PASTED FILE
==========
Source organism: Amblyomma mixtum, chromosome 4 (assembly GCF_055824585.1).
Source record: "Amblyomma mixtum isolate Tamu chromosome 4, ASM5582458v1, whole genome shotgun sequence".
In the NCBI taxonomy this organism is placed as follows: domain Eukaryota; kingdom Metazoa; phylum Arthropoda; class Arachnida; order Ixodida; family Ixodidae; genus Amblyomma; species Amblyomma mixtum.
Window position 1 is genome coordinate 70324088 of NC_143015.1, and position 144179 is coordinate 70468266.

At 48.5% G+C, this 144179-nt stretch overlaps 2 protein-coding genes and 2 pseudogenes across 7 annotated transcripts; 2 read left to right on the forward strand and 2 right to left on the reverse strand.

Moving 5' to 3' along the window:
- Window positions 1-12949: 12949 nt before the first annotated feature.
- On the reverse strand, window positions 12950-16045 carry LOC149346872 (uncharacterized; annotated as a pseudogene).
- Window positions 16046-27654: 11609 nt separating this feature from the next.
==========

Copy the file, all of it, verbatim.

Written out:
Source organism: Amblyomma mixtum, chromosome 4 (assembly GCF_055824585.1).
Source record: "Amblyomma mixtum isolate Tamu chromosome 4, ASM5582458v1, whole genome shotgun sequence".
In the NCBI taxonomy this organism is placed as follows: domain Eukaryota; kingdom Metazoa; phylum Arthropoda; class Arachnida; order Ixodida; family Ixodidae; genus Amblyomma; species Amblyomma mixtum.
Window position 1 is genome coordinate 70324088 of NC_143015.1, and position 144179 is coordinate 70468266.

At 48.5% G+C, this 144179-nt stretch overlaps 2 protein-coding genes and 2 pseudogenes across 7 annotated transcripts; 2 read left to right on the forward strand and 2 right to left on the reverse strand.

Moving 5' to 3' along the window:
- Window positions 1-12949: 12949 nt before the first annotated feature.
- On the reverse strand, window positions 12950-16045 carry LOC149346872 (uncharacterized; annotated as a pseudogene).
- Window positions 16046-27654: 11609 nt separating this feature from the next.